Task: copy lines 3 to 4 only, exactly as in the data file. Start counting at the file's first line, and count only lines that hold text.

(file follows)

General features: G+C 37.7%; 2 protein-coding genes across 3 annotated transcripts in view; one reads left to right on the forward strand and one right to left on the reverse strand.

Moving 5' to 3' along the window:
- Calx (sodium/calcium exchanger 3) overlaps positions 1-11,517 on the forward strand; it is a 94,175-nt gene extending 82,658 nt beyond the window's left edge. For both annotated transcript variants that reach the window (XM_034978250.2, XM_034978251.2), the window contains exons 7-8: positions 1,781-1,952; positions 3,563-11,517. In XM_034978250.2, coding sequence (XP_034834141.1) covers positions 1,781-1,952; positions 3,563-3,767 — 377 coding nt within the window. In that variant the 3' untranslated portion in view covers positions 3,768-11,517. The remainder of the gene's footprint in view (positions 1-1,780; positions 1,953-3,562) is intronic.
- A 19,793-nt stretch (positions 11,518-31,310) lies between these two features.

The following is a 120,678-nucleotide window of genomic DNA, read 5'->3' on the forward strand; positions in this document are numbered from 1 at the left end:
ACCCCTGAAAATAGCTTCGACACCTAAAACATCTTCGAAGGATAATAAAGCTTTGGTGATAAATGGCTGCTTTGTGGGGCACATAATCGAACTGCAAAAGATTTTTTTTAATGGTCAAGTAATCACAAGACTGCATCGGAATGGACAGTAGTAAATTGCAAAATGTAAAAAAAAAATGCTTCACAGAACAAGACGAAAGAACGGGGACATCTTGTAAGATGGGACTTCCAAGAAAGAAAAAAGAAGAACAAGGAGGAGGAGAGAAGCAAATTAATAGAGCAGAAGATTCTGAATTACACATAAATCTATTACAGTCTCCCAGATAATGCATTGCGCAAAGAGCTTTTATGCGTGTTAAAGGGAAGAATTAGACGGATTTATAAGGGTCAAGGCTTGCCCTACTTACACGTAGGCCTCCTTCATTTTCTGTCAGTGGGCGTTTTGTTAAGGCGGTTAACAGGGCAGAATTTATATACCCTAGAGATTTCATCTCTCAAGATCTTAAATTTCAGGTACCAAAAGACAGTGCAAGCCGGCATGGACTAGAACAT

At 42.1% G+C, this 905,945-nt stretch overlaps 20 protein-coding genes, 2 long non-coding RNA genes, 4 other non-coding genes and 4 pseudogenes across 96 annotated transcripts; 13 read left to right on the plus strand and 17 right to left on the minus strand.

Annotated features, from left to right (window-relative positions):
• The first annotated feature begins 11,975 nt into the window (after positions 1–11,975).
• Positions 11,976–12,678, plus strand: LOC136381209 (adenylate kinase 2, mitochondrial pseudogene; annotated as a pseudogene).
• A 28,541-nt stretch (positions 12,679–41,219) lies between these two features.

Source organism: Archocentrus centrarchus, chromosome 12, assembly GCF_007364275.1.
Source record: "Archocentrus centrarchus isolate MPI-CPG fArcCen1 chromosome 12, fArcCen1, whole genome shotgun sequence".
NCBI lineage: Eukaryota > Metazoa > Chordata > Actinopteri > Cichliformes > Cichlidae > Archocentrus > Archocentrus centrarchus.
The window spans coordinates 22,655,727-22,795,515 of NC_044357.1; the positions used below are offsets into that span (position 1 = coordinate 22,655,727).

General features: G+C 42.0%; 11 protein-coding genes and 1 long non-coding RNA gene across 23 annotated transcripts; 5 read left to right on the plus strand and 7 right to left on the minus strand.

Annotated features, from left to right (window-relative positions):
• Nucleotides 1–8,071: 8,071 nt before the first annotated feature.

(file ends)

- Calx (sodium/calcium exchanger 3) overlaps positions 1-11,517 on the forward strand; it is a 94,175-nt gene extending 82,658 nt beyond the window's left edge. For both annotated transcript variants that reach the window (XM_034978250.2, XM_034978251.2), the window contains exons 7-8: positions 1,781-1,952; positions 3,563-11,517. In XM_034978250.2, coding sequence (XP_034834141.1) covers positions 1,781-1,952; positions 3,563-3,767 — 377 coding nt within the window. In that variant the 3' untranslated portion in view covers positions 3,768-11,517. The remainder of the gene's footprint in view (positions 1-1,780; positions 1,953-3,562) is intronic.
- A 19,793-nt stretch (positions 11,518-31,310) lies between these two features.